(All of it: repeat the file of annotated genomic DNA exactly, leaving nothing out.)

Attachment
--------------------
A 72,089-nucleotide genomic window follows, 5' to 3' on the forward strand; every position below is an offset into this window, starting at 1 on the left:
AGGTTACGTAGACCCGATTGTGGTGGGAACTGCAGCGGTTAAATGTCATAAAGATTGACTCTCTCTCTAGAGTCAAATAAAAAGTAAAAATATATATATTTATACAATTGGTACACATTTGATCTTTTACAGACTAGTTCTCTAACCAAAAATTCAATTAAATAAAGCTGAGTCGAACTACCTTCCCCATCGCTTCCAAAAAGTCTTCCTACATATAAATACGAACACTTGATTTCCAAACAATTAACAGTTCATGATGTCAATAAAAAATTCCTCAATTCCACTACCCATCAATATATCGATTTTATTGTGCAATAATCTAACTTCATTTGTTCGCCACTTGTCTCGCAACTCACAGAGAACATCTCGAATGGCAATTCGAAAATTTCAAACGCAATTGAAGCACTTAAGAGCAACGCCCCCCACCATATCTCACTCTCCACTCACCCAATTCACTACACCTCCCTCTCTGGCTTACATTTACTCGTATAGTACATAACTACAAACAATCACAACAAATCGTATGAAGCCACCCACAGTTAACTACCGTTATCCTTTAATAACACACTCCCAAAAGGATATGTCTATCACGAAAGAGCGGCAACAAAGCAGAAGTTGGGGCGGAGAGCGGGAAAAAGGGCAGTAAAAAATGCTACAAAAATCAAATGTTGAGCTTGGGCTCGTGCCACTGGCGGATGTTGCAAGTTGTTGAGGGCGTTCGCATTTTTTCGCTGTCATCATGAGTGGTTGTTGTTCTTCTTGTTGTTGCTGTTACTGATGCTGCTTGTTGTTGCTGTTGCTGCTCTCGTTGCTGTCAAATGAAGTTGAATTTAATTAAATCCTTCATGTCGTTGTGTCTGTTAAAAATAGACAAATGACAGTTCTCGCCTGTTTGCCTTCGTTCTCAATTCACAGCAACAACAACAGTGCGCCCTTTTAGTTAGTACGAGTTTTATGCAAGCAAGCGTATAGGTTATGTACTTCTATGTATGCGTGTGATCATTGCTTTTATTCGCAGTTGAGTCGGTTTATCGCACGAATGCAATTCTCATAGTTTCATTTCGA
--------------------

A 72,089-nucleotide genomic window follows, 5' to 3' on the forward strand; every position below is an offset into this window, starting at 1 on the left:
AGGTTACGTAGACCCGATTGTGGTGGGAACTGCAGCGGTTAAATGTCATAAAGATTGACTCTCTCTCTAGAGTCAAATAAAAAGTAAAAATATATATATTTATACAATTGGTACACATTTGATCTTTTACAGACTAGTTCTCTAACCAAAAATTCAATTAAATAAAGCTGAGTCGAACTACCTTCCCCATCGCTTCCAAAAAGTCTTCCTACATATAAATACGAACACTTGATTTCCAAACAATTAACAGTTCATGATGTCAATAAAAAATTCCTCAATTCCACTACCCATCAATATATCGATTTTATTGTGCAATAATCTAACTTCATTTGTTCGCCACTTGTCTCGCAACTCACAGAGAACATCTCGAATGGCAATTCGAAAATTTCAAACGCAATTGAAGCACTTAAGAGCAACGCCCCCCACCATATCTCACTCTCCACTCACCCAATTCACTACACCTCCCTCTCTGGCTTACATTTACTCGTATAGTACATAACTACAAACAATCACAACAAATCGTATGAAGCCACCCACAGTTAACTACCGTTATCCTTTAATAACACACTCCCAAAAGGATATGTCTATCACGAAAGAGCGGCAACAAAGCAGAAGTTGGGGCGGAGAGCGGGAAAAAGGGCAGTAAAAAATGCTACAAAAATCAAATGTTGAGCTTGGGCTCGTGCCACTGGCGGATGTTGCAAGTTGTTGAGGGCGTTCGCATTTTTTCGCTGTCATCATGAGTGGTTGTTGTTCTTCTTGTTGTTGCTGTTACTGATGCTGCTTGTTGTTGCTGTTGCTGCTCTCGTTGCTGTCAAATGAAGTTGAATTTAATTAAATCCTTCATGTCGTTGTGTCTGTTAAAAATAGACAAATGACAGTTCTCGCCTGTTTGCCTTCGTTCTCAATTCACAGCAACAACAACAGTGCGCCCTTTTAGTTAGTACGAGTTTTATGCAAGCAAGCGTATAGGTTATGTACTTCTATGTATGCGTGTGATCATTGCTTTTATTCGCAGTTGAGTCGGTTTATCGCACGAATGCAATTCTCATAGTTTCATTTCGA